Contrast this with our closest neighbour; where our ‘cultures’ is so interchangeable that nearly 60,000 Kiwis a year go there with the ease of moving to a neighbouring town – though you might be surprised if you want to take your moggy with you. In Victoria legislation requires: registration, permanent identification, restrictions on numbers kept, mandatory de-sexing and secure confinement to the owner’s premises.
“Did you know…
Your neighbours are entitled to enjoy their garden without your cat or dog roaming onto their property killing birds, digging or leaving excrement in their garden. If your neighbour asks you to stop your cat or dog from coming onto their property, you must do so. If your animal strays onto their land without permission more than once, it can be seized and you may be fined or prosecuted.”
Melbourne also encourages you to keep your cat inside at night for the sake of you, your cat and anything that they might catch.
Clearly we are a long way from this level of prescription, but the question is, if the Australians accept regulations to help control an equivalent impact on their native fauna, why can’t we?
While Gareth Morgan is being deliberately provocative, he is on the right track. As a start sign his on-line petition calling for registration and chipping of all cats.
While I was working on my Ph.D. at the University of Tasmania a Parisian post-Doc and his exotic wife came to the Geology Department to study with the renowned Prof. David Green.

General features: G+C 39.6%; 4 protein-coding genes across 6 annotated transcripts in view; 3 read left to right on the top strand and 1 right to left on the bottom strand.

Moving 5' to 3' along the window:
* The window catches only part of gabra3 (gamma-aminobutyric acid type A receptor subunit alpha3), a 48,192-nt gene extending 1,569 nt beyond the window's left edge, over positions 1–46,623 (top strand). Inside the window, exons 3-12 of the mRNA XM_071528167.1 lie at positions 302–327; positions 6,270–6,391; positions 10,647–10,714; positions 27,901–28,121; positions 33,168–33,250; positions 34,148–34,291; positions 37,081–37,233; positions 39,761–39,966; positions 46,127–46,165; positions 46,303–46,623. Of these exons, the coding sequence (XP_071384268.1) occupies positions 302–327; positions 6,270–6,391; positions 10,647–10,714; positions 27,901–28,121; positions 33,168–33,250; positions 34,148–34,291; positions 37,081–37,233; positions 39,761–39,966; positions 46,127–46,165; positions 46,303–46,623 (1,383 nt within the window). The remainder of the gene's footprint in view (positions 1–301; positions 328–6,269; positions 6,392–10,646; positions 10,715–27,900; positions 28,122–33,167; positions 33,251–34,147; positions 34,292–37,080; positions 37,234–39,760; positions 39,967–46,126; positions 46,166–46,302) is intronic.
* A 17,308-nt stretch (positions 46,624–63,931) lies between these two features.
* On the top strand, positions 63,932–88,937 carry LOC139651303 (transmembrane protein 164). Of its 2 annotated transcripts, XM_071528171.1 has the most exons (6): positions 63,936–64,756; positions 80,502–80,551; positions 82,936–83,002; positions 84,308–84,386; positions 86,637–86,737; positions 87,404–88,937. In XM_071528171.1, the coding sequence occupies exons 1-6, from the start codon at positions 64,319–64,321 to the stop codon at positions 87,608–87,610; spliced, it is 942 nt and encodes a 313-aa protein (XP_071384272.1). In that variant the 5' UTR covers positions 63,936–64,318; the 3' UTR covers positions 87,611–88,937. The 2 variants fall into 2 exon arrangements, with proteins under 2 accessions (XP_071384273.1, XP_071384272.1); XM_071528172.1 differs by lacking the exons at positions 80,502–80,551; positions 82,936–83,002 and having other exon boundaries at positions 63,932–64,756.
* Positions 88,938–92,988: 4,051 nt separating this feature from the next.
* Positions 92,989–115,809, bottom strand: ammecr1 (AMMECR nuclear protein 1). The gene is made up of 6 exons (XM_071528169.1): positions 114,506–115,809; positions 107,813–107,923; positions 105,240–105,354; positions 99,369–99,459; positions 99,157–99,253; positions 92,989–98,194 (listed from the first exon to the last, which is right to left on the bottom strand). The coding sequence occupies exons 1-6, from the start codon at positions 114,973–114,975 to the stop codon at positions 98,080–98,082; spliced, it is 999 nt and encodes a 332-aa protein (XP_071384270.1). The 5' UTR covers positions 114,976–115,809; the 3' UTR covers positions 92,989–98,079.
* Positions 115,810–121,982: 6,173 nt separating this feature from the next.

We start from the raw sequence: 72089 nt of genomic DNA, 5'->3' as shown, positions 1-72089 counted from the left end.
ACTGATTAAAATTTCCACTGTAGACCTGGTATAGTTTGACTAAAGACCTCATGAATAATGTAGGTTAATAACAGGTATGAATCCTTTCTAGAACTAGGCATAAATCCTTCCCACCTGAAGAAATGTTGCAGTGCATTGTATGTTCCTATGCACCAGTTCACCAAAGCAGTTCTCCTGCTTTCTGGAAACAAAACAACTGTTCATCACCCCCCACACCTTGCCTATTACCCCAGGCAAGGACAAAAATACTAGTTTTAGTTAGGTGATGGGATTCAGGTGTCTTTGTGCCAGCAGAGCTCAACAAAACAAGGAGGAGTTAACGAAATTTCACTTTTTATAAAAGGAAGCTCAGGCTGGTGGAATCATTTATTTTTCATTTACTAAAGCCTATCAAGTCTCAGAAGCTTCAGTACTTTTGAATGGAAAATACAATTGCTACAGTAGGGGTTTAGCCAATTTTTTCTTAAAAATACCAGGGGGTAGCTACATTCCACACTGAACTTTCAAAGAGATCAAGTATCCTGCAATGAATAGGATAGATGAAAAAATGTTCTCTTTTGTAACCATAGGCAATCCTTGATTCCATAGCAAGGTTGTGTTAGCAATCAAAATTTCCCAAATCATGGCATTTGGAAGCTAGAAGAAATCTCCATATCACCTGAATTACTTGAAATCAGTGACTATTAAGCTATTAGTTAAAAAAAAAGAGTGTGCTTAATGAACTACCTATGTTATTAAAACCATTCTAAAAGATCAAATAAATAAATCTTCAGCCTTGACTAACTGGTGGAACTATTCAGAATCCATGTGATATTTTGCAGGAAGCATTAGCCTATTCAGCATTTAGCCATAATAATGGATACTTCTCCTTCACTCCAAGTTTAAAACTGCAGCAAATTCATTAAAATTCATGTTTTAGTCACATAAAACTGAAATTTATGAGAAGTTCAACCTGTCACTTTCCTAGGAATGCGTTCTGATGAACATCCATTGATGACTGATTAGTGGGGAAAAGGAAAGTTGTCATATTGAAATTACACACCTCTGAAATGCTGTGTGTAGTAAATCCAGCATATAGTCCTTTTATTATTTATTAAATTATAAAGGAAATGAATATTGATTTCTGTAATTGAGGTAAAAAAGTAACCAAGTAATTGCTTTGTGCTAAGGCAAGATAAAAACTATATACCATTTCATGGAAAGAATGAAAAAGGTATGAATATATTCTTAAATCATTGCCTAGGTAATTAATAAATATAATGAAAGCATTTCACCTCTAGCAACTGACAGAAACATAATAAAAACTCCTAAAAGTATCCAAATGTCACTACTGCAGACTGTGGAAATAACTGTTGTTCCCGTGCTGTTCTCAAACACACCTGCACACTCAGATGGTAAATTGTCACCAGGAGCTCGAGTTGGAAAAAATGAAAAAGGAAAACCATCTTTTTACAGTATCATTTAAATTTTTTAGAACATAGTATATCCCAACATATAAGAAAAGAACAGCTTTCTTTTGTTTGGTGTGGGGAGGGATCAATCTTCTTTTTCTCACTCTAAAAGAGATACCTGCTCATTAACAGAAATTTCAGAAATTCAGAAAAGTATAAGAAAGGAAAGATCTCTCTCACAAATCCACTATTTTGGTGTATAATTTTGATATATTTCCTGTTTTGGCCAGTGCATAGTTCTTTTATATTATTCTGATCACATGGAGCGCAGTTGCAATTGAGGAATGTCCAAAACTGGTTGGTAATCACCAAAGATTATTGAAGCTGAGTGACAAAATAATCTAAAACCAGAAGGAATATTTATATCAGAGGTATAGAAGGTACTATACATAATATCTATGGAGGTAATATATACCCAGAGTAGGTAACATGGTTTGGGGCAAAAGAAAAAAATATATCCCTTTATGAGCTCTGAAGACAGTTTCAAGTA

My enduring memory of their short sojourn down under was the wife commenting on a parking mishap she had in Hobart when she tried to ‘bump’ the car in front to make space and it didn’t move. She explained that in Paris you don’t park with your handbrake on so that parking space is maximised.
Sure enough when we eventually visited Paris, we were most impressed with this Gallic parking strategy which included not only the impossibly tight parking one sees, but the creative use of pedestrian crossings and street corners as places where cars can temporarily be abandoned. It was also amusing to watch the reactions of pedestrians to these obstructions; if the car was in the way, just hop over the bonnet and continue on your way. This was obviously routine everyday behaviour without rancour or malice.
In the process of digitising old photographs I came across a series of images of Parisian parking which are now on my web site.